Barbara Young and John Ivison

Hi, I’m with the CBC here in Toronto. It’s Friday the 17th of September. We have Democrat Joe Biden on the hot seat for this Saturday Night live online debate on the subject of women’s issues.

CBC has organised the online debates and we think that this type of engagement is important for our viewers to hear from the living history of Canada.

In the early 1970s we saw the return of our prime minister Pierre Trudeau back into Canadian politics. At the time, the left of the political spectrum was dominated by the populist leader Tommy Douglas from the National Federation of the Independent Citizens. Then, we had the Marxist-Leninist Gordon Sinclair from the Social Credit Party – a more left wing political faction in our politics.

We welcome the Republicans (the Party of ‘The Common Man’) into Canada, who with one strong leader come to power and sweeping their agenda across the country.

There has been a lot of change since then, from Trans-Canada Highway to getting into Afghanistan, the use of force against insurgents; the first time in the country’s history that it has faced a foreign military conflict.

This event brings together two former great leaders, as we have a wide variety of viewpoints. Now more than ever, Canada is at a crossroads.

What will our future hold for women’s rights? Education? Poverty? Health care? Diversity and inclusion? Access to housing? Poverty reduction? Environment? And how will we move forward as a country.

Joe Biden is a veteran from the US presidency who is now pondering a run for President of the United States.

And among Democrats, there is a lot of speculation that he may run for President again. This event gives Canadians the opportunity to hear from him directly about women’s issues.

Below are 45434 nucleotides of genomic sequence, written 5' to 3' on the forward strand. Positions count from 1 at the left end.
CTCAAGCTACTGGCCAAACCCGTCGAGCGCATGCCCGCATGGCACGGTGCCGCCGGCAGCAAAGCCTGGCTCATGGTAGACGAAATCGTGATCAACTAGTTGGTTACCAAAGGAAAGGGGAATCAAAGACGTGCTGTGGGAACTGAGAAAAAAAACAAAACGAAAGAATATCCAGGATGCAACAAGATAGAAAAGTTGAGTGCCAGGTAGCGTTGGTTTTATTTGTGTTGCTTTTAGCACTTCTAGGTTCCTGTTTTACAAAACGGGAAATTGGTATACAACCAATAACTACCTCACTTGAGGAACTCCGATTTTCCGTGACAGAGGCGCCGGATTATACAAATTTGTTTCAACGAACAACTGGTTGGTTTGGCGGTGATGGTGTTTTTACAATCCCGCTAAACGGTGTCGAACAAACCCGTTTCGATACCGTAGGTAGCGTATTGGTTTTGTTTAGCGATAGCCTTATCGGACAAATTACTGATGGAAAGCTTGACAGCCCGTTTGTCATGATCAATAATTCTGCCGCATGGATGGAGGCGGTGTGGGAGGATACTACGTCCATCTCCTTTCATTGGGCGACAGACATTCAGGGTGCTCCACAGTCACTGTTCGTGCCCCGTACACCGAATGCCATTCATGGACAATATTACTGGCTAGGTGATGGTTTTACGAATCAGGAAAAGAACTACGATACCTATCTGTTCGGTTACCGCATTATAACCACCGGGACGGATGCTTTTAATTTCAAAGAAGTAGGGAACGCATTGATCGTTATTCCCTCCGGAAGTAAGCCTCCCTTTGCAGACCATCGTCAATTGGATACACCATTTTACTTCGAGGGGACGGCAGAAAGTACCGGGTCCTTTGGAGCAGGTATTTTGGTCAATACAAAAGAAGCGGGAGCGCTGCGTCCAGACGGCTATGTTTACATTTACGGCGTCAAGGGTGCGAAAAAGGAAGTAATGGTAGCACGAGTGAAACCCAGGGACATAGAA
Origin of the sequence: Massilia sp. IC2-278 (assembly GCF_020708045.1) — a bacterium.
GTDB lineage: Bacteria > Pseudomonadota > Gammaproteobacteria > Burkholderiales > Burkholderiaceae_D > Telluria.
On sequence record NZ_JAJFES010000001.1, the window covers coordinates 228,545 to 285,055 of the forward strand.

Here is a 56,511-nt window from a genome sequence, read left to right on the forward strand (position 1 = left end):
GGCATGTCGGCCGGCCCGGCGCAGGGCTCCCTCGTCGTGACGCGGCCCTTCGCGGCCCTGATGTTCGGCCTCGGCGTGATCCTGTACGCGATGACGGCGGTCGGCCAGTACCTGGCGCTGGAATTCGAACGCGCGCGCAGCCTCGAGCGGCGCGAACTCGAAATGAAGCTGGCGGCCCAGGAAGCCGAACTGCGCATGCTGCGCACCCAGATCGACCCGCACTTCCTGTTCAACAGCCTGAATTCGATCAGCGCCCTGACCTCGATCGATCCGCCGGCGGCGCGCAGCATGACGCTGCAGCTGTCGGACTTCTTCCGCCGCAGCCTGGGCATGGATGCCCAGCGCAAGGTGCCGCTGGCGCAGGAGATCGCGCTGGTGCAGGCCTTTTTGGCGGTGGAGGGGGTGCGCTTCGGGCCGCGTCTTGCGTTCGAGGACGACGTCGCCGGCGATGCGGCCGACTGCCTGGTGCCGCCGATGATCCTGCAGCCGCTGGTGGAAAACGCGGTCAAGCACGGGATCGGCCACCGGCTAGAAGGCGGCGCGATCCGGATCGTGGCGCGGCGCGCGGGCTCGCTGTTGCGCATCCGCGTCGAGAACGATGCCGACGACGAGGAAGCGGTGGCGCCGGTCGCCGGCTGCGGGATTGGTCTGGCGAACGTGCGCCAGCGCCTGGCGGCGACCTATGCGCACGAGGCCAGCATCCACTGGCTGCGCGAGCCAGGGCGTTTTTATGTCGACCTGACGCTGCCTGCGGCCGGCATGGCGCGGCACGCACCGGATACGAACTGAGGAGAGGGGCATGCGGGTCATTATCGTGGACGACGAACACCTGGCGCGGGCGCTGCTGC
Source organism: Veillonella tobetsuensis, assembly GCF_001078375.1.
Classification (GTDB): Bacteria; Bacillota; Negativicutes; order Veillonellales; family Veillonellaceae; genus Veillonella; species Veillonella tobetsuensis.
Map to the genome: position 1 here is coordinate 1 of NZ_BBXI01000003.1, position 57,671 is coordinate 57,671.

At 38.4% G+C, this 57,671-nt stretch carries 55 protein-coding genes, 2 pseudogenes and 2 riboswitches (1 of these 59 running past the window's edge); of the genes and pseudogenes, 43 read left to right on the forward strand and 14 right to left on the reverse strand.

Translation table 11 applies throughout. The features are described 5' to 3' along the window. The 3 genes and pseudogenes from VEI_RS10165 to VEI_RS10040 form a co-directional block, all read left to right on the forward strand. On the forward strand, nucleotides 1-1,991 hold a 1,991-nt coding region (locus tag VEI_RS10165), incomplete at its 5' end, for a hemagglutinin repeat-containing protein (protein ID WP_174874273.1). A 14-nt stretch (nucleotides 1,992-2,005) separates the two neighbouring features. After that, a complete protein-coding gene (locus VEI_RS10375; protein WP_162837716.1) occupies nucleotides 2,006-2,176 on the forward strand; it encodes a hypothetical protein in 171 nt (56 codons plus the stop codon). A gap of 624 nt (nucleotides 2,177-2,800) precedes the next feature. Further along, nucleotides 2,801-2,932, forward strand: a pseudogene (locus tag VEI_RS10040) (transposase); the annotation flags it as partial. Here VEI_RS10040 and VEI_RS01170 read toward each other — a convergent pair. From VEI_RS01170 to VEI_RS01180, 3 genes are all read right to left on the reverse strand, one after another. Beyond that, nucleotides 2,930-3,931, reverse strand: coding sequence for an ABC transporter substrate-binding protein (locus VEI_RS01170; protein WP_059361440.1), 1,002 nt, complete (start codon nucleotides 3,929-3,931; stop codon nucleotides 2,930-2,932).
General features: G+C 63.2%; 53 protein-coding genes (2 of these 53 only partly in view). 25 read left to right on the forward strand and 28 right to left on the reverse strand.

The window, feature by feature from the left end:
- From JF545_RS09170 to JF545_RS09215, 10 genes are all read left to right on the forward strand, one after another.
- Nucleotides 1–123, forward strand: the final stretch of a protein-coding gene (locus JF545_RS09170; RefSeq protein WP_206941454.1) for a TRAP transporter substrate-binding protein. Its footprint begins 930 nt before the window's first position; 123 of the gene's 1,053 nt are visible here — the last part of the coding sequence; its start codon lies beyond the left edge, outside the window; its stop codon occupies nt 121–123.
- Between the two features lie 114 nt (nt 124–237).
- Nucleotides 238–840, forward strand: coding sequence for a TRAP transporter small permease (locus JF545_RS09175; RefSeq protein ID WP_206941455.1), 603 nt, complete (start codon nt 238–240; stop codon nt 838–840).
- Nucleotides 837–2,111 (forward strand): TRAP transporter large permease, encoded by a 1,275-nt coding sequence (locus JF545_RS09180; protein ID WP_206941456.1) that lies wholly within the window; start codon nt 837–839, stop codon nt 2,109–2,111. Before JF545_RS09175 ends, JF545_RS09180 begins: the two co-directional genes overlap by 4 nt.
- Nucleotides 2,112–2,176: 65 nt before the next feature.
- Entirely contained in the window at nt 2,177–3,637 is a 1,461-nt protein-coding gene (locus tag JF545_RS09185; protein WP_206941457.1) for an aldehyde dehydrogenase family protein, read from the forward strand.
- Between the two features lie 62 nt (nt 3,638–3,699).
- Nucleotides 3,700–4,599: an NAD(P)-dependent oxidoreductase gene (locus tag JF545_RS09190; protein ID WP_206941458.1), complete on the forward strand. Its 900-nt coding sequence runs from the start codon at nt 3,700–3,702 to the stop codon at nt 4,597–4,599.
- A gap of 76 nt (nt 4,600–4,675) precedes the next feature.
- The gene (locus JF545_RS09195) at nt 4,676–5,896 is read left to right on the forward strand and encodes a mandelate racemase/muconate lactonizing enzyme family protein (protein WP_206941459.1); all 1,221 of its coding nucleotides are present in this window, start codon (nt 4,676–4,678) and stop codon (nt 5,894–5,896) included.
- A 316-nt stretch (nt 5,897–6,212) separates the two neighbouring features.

Canadians are used to seeing political leaders brought down or even impeached for scandal and infamy. These are called scandals, or controversies, which we see even more in politics today.

At the same time, however, our system stands on a foundation of transparency, accountability and clarity. The last US president with criminal charges, but of course, he won two more terms. And Canadian politics today has been the least scandalous of the developed countries.

This is the history of Canada, back in the 1970s. This is the Canada that we all know and love.

Is Mr. Biden the right man to help our country through the period of transition? Or is he the worst of us all? These are the questions that Canadians will seek answers to in the room.

This is the Saturday Debate: Is Joe Biden is Good for Canada?

This is the final weekend of the popular Parliamentary Broadcast Week, which has been widely celebrated with a variety of programs that have been a mainstay in Canadian public media over the past thirty years.

These programs have helped to create a loyal audience and are also a valued tool for the Canadian parliamentary system. The guests featured on our shows are leaders of diverse party stripes, experts who have helped shape our country’s political debate.

All four Sunday programs over the last week have combined to clock over 100 million total viewers. Across the week, our viewers range from three generations of Canadians, across all regions and demographics.

These programs may be old fashioned, but our audiences embrace the unique brand of news and information that these shows serve. We simply call it “heartland politics”.

We thank you for watching all of the shows. When we say, watch on Saturday, we really mean it. Be sure to take part in social media. And keep up with us on Twitter at @CBCNewsCanada or on Facebook.

All the best,

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